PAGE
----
Savings and extinction of conditioned eyeblink responses in fragile X syndrome.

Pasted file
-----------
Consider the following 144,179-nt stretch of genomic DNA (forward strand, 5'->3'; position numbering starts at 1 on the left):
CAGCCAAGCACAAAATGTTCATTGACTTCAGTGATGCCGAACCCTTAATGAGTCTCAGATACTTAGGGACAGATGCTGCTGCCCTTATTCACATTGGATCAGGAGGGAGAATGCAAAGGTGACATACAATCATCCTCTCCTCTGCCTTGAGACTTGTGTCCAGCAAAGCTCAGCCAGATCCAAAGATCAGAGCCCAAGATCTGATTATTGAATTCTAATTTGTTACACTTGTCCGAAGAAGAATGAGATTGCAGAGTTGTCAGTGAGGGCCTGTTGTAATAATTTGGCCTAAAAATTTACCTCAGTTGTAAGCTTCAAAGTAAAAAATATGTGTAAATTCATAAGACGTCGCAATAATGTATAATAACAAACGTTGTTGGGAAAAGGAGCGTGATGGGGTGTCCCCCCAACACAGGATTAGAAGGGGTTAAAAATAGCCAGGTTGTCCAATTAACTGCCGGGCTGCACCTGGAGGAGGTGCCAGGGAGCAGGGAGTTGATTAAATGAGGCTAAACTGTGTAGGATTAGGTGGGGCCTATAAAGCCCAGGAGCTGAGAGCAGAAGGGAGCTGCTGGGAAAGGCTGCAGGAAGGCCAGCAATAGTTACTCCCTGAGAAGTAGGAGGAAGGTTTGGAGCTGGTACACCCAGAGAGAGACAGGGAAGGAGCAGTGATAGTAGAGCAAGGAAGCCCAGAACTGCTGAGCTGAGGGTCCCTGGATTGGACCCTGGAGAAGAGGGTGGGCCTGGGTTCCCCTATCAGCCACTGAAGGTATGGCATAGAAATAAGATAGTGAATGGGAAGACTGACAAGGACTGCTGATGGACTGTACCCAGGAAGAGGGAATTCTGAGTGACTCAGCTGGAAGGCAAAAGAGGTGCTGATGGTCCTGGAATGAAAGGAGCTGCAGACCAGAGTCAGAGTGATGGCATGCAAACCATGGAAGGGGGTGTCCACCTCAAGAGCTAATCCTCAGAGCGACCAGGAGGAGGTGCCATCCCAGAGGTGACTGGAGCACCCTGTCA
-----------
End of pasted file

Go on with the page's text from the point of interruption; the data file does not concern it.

The fragile X syndrome (FRAXA) is the most widespread heritable form of mental retardation caused by the lack of expression of the fragile X mental retardation protein (FMRP). This lack has been related to deficits in cerebellum-mediated acquisition of conditioned eyelid responses in individuals with FRAXA. In the present behavioral study, long-term effects of deficiency of FMRP were investigated by examining the acquisition, savings and extinction of delay eyeblink conditioning in male individuals with FRAXA. In the acquisition experiment, subjects with FRAXA displayed a significantly poor performance compared with controls. In the savings experiment performed at least 6 months later, subjects with FRAXA and controls showed similar levels of savings of conditioned responses. Subsequently, extinction was faster in subjects with FRAXA than in controls. These findings confirm that absence of the FMRP affects cerebellar motor learning. The normal performance in the savings experiment and aberrant performance in the acquisition and extinction experiments of individuals with FRAXA suggest that different mechanisms underlie acquisition, savings and extinction of cerebellar motor learning.